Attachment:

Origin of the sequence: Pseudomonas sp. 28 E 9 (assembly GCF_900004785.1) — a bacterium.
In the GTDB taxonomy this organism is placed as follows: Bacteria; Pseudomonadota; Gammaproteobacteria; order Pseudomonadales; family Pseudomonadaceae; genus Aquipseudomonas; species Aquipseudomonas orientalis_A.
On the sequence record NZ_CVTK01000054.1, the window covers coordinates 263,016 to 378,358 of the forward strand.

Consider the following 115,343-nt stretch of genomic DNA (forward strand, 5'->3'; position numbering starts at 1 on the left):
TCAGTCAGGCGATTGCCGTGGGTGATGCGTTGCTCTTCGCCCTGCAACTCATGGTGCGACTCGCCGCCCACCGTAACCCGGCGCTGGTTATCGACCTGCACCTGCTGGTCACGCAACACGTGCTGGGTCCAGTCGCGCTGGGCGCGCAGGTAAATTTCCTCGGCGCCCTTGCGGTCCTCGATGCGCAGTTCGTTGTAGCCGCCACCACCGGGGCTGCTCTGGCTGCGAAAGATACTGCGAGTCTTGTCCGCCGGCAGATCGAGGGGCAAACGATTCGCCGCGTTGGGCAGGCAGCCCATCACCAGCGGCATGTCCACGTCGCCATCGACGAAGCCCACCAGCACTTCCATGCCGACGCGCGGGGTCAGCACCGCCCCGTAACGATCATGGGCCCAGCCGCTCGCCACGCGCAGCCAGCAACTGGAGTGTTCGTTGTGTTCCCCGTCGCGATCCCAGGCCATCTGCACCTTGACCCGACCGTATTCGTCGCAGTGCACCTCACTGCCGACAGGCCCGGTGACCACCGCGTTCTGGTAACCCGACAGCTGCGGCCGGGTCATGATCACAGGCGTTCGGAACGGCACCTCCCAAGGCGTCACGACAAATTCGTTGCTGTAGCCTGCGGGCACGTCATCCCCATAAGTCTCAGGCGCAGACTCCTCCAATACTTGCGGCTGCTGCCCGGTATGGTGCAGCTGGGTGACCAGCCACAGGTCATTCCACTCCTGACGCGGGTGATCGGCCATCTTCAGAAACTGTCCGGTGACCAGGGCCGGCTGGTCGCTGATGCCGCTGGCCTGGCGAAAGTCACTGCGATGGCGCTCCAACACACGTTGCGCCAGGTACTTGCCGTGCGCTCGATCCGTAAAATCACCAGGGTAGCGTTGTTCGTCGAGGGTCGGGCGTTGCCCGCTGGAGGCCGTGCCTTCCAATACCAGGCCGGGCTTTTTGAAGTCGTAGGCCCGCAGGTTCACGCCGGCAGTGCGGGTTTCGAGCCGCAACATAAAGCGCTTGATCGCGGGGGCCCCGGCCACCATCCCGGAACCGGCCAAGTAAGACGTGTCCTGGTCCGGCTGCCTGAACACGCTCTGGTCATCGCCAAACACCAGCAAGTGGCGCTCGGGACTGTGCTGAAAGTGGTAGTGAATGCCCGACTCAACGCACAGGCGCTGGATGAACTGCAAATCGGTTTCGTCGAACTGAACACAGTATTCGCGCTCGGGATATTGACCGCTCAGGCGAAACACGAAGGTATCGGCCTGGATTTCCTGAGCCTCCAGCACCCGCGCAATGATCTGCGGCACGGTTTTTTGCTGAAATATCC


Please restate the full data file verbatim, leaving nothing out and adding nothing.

Origin of the sequence: Pseudomonas sp. 28 E 9 (assembly GCF_900004785.1) — a bacterium.
In the GTDB taxonomy this organism is placed as follows: Bacteria; Pseudomonadota; Gammaproteobacteria; order Pseudomonadales; family Pseudomonadaceae; genus Aquipseudomonas; species Aquipseudomonas orientalis_A.
On the sequence record NZ_CVTK01000054.1, the window covers coordinates 263,016 to 378,358 of the forward strand.

Consider the following 115,343-nt stretch of genomic DNA (forward strand, 5'->3'; position numbering starts at 1 on the left):
TCAGTCAGGCGATTGCCGTGGGTGATGCGTTGCTCTTCGCCCTGCAACTCATGGTGCGACTCGCCGCCCACCGTAACCCGGCGCTGGTTATCGACCTGCACCTGCTGGTCACGCAACACGTGCTGGGTCCAGTCGCGCTGGGCGCGCAGGTAAATTTCCTCGGCGCCCTTGCGGTCCTCGATGCGCAGTTCGTTGTAGCCGCCACCACCGGGGCTGCTCTGGCTGCGAAAGATACTGCGAGTCTTGTCCGCCGGCAGATCGAGGGGCAAACGATTCGCCGCGTTGGGCAGGCAGCCCATCACCAGCGGCATGTCCACGTCGCCATCGACGAAGCCCACCAGCACTTCCATGCCGACGCGCGGGGTCAGCACCGCCCCGTAACGATCATGGGCCCAGCCGCTCGCCACGCGCAGCCAGCAACTGGAGTGTTCGTTGTGTTCCCCGTCGCGATCCCAGGCCATCTGCACCTTGACCCGACCGTATTCGTCGCAGTGCACCTCACTGCCGACAGGCCCGGTGACCACCGCGTTCTGGTAACCCGACAGCTGCGGCCGGGTCATGATCACAGGCGTTCGGAACGGCACCTCCCAAGGCGTCACGACAAATTCGTTGCTGTAGCCTGCGGGCACGTCATCCCCATAAGTCTCAGGCGCAGACTCCTCCAATACTTGCGGCTGCTGCCCGGTATGGTGCAGCTGGGTGACCAGCCACAGGTCATTCCACTCCTGACGCGGGTGATCGGCCATCTTCAGAAACTGTCCGGTGACCAGGGCCGGCTGGTCGCTGATGCCGCTGGCCTGGCGAAAGTCACTGCGATGGCGCTCCAACACACGTTGCGCCAGGTACTTGCCGTGCGCTCGATCCGTAAAATCACCAGGGTAGCGTTGTTCGTCGAGGGTCGGGCGTTGCCCGCTGGAGGCCGTGCCTTCCAATACCAGGCCGGGCTTTTTGAAGTCGTAGGCCCGCAGGTTCACGCCGGCAGTGCGGGTTTCGAGCCGCAACATAAAGCGCTTGATCGCGGGGGCCCCGGCCACCATCCCGGAACCGGCCAAGTAAGACGTGTCCTGGTCCGGCTGCCTGAACACGCTCTGGTCATCGCCAAACACCAGCAAGTGGCGCTCGGGACTGTGCTGAAAGTGGTAGTGAATGCCCGACTCAACGCACAGGCGCTGGATGAACTGCAAATCGGTTTCGTCGAACTGAACACAGTATTCGCGCTCGGGATATTGACCGCTCAGGCGAAACACGAAGGTATCGGCCTGGATTTCCTGAGCCTCCAGCACCCGCGCAATGATCTGCGGCACGGTTTTTTGCTGAAATATCC